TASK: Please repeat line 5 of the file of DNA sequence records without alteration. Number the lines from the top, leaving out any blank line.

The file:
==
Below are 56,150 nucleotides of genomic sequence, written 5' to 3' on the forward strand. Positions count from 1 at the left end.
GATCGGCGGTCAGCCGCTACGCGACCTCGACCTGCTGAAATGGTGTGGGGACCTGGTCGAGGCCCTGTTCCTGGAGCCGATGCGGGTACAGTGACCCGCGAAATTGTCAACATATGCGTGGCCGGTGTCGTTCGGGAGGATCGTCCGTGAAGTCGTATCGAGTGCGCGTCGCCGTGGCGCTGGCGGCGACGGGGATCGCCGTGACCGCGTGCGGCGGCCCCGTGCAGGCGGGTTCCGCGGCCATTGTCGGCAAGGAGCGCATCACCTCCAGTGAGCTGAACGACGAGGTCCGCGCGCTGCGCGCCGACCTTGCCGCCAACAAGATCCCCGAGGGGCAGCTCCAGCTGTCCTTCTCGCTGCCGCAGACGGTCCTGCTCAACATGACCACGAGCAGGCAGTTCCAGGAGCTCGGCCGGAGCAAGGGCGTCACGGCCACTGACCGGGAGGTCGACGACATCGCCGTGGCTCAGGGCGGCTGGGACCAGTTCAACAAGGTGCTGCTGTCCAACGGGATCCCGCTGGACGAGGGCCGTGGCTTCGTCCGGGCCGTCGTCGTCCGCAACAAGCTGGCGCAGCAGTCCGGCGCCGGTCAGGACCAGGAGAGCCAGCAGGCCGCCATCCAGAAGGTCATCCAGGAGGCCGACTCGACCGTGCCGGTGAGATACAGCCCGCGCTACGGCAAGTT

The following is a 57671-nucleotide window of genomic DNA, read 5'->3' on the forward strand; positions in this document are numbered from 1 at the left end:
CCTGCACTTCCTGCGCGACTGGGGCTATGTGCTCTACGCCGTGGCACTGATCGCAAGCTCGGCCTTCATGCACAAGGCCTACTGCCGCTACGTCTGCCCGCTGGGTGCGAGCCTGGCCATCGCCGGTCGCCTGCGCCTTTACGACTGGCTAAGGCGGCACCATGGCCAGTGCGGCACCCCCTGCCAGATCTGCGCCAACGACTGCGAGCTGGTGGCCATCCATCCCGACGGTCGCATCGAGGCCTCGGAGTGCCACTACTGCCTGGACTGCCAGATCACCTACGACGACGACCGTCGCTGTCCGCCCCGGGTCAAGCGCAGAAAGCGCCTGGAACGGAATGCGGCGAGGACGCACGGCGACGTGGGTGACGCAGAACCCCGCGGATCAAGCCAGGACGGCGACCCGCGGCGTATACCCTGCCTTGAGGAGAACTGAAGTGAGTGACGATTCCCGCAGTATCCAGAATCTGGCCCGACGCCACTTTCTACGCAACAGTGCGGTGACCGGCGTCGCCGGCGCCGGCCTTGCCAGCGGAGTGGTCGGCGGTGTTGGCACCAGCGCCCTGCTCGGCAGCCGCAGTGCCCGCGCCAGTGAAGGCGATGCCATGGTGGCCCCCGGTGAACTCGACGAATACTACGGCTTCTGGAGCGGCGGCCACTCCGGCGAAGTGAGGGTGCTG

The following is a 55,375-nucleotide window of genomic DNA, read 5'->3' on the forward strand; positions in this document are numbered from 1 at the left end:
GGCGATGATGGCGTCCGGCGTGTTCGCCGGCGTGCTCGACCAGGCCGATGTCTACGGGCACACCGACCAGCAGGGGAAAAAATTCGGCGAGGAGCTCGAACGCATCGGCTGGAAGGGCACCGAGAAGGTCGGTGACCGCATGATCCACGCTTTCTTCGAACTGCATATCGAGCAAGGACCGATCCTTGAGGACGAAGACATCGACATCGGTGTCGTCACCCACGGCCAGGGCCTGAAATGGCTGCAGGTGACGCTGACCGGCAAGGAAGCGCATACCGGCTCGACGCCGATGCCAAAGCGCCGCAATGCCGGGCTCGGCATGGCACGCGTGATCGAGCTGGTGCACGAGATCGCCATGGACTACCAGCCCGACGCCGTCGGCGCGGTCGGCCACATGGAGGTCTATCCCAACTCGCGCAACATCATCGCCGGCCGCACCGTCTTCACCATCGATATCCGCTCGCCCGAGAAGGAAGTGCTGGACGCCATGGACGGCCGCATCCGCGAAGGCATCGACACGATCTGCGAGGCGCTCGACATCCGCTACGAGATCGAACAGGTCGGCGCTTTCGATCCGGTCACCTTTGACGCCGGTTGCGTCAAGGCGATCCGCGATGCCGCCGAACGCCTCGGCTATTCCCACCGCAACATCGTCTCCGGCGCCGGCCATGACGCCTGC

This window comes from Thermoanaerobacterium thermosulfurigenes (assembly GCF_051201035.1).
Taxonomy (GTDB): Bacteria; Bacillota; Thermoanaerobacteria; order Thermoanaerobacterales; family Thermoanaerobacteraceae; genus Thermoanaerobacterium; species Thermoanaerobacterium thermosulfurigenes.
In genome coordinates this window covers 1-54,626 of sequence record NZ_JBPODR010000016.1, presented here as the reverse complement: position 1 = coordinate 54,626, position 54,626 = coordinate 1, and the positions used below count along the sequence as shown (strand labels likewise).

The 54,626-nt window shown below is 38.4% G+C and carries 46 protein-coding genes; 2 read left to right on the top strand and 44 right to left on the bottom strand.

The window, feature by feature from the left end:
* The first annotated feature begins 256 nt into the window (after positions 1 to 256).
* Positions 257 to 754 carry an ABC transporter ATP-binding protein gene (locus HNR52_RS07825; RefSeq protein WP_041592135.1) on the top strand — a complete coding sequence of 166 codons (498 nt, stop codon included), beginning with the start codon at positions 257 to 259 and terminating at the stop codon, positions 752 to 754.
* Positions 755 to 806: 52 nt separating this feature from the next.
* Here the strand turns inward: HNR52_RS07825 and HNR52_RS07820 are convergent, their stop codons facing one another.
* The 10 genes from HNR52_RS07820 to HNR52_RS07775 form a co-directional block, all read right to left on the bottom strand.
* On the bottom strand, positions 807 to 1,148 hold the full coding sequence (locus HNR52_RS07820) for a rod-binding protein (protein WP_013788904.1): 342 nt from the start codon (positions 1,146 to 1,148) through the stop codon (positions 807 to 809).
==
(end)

The following is a 55,375-nucleotide window of genomic DNA, read 5'->3' on the forward strand; positions in this document are numbered from 1 at the left end: